Below are my notes from a meal in November 2008.
Trishna is the sister restaurant of a well established seafood restaurant in Mumbai. The low-ceilinged dining room is simple, with wooden floor, no tablecloths, white painted exposed brick wall and careful lighting. The menu had a few offerings for the carnivorous, but fish is clearly the way to go. Starters were £6 - £12.50, mains mostly £10 - £17 with vegetables dishes £6.
There was a respectable wine list, with choices such as Dopff Riesling Schoenenburg 2004 at £38 for a wine that costs about £16 retail, Rioja Montecilo Gran Reserva 1985 at £69 for a wine that you can buy for about £24 in the shops. So few Indian restaurants pay any attention to the quality of ingredients, relying on spices to carry them through, so it was a real pleasure to see how much effort was taken here. Scallops were diver caught, sea bass was actually wild bass, and indeed at present they are choosing fish from a fifteen separate suppliers until they get a feel for the best ones. No fish here is frozen, and they even close on Mondays.
The meal began with ordinary popadoms but with a lively coriander and mint chutney with a refreshing bite to it. Scallops were of high quality, carefully cooked and lightly spiced, garnished with coriander (14/20). Isle of Wight plaice was deep fried and again tasted fresh and correctly cooked, served with crushed peas, their Indian version of fish and mushy peas (14/20). Fish tikka was kingfish, marinated with turmeric, black pepper and a little ginger, offered with Greek yoghurt, lime juice and dill. The fish was good, though the texture seemed just a little watery (13/20).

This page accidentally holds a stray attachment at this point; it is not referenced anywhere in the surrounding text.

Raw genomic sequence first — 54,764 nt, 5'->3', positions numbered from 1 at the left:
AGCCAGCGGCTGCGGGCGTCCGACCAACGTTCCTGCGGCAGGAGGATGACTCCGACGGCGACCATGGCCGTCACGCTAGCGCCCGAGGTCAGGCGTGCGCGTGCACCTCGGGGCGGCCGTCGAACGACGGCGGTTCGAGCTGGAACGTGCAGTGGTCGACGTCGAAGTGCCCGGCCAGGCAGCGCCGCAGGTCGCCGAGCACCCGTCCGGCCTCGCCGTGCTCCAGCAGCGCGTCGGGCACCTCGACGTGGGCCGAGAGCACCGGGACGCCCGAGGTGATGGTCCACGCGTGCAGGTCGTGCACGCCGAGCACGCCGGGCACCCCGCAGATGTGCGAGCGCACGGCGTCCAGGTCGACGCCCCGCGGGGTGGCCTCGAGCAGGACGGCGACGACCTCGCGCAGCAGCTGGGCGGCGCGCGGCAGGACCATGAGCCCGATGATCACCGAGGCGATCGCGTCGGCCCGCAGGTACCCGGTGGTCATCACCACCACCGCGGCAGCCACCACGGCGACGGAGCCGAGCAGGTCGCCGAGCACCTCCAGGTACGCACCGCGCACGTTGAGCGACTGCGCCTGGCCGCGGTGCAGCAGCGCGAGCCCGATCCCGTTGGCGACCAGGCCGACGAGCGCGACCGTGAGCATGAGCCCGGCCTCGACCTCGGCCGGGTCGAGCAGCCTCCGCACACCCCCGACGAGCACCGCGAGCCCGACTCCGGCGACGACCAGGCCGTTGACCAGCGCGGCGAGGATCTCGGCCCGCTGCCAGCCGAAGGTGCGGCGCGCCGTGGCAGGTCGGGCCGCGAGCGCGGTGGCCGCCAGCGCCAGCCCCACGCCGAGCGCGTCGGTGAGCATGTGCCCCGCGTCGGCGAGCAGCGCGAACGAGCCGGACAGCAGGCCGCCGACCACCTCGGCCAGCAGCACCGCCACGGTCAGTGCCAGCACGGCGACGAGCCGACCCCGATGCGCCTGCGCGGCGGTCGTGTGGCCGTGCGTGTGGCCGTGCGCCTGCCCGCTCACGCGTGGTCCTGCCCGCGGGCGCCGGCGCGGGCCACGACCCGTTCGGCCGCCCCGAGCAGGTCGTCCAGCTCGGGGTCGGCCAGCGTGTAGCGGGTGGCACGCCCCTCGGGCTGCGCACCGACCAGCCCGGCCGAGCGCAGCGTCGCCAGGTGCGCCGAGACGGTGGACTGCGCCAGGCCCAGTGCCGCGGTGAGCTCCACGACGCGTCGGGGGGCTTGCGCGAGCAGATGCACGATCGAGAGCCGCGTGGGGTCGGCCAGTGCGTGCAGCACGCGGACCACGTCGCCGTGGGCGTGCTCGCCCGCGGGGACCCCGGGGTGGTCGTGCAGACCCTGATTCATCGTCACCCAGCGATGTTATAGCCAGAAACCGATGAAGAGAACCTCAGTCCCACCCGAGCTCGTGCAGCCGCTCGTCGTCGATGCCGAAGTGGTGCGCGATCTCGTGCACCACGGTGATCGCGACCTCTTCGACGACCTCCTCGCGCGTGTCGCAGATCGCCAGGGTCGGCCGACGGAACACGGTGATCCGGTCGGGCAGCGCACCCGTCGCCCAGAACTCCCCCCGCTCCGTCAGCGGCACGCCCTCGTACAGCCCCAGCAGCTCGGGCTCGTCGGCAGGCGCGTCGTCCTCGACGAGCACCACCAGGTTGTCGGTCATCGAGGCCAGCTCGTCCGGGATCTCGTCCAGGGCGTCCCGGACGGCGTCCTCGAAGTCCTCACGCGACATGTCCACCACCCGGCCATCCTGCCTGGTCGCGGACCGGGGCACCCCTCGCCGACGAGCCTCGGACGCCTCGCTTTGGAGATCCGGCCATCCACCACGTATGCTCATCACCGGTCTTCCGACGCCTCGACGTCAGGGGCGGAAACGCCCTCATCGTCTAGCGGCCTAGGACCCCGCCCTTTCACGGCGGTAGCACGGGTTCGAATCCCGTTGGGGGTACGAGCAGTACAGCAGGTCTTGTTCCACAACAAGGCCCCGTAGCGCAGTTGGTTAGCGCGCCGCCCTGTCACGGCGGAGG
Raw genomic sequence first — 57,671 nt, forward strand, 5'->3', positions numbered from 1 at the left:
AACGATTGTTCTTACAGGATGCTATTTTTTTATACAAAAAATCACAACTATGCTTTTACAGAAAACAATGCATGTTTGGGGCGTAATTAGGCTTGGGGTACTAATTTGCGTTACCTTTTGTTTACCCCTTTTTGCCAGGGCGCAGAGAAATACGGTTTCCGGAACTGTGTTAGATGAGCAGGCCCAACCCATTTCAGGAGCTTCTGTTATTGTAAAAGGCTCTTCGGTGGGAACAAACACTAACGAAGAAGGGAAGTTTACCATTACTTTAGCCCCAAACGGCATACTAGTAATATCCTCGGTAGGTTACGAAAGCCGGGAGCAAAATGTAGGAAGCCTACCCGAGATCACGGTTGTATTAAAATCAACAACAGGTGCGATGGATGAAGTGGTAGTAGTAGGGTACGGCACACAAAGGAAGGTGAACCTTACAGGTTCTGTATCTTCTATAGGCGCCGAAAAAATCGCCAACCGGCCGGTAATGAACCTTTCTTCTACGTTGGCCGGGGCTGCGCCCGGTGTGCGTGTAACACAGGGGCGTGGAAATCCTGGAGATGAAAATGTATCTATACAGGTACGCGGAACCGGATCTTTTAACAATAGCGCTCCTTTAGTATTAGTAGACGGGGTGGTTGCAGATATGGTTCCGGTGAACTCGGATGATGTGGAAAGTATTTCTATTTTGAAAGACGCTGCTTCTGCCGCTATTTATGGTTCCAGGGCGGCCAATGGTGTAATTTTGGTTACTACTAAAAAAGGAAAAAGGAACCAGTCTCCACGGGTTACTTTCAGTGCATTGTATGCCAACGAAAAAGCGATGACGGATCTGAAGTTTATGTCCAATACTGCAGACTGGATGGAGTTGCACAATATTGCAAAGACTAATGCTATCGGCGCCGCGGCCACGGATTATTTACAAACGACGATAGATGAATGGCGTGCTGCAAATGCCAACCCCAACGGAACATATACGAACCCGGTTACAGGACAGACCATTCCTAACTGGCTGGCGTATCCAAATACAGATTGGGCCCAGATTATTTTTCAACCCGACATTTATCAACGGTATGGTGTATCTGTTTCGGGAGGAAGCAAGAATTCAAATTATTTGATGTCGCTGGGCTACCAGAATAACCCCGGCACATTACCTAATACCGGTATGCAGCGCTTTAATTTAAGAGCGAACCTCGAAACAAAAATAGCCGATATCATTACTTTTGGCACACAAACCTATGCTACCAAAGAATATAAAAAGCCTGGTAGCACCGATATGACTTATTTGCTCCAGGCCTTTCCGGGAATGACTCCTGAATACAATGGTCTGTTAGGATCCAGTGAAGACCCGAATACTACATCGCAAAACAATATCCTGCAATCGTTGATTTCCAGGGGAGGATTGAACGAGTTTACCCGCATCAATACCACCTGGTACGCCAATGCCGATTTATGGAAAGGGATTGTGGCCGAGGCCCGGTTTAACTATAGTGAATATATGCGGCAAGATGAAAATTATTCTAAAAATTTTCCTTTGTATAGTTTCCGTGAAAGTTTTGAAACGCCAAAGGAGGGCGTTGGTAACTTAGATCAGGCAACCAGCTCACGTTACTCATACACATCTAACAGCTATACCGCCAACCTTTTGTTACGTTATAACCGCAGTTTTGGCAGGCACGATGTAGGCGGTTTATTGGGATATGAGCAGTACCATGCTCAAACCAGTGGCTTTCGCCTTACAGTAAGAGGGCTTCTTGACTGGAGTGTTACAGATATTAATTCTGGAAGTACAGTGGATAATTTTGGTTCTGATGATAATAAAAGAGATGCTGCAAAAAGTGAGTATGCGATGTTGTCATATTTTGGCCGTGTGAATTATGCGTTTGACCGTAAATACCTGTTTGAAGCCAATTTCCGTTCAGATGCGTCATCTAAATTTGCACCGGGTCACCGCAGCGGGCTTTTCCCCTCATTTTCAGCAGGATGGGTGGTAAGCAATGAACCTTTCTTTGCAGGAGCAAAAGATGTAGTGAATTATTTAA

A side dish of peas, beans and spinach had a lively chilli kick (13/20) while the wild bass was served as a fillet in a tomato and coconut masala which had pleasant if slightly over subtle spicing for me (13/20). Best dish for me was bream marinated with coconut and coriander which really worked well with the high quality fish (15/20), served with a pleasant tomato and mint chutney that again could have been more spicy for me. Dhal had good taste but I found it rather watery in texture (12/20). Rice was ordinary but pleasant, a selection of breads (naan, paratha) freshly made and having good texture. A selection of kulfi (caramel, ginger, mixed spice) seemed a cross between ice cream and kulfi and did not entirely work for me, while a halwa was rather greasy, had saffron but should have been a little spicier (11/20).
Service was very good, a little pushed at times on this busy Saturday night, but on the second night in operation some tables were already being turned. Overall I found this a very enjoyable meal, with chef Ravi Deulkar taking care over ingredients. There are some areas to improve, and in general the spicing could go up a notch, but for a kitchen in its early days (and one which experienced a several hour power cut just before service) this was a confident performance. Prices are tolerable given the unusually high grade produce being used.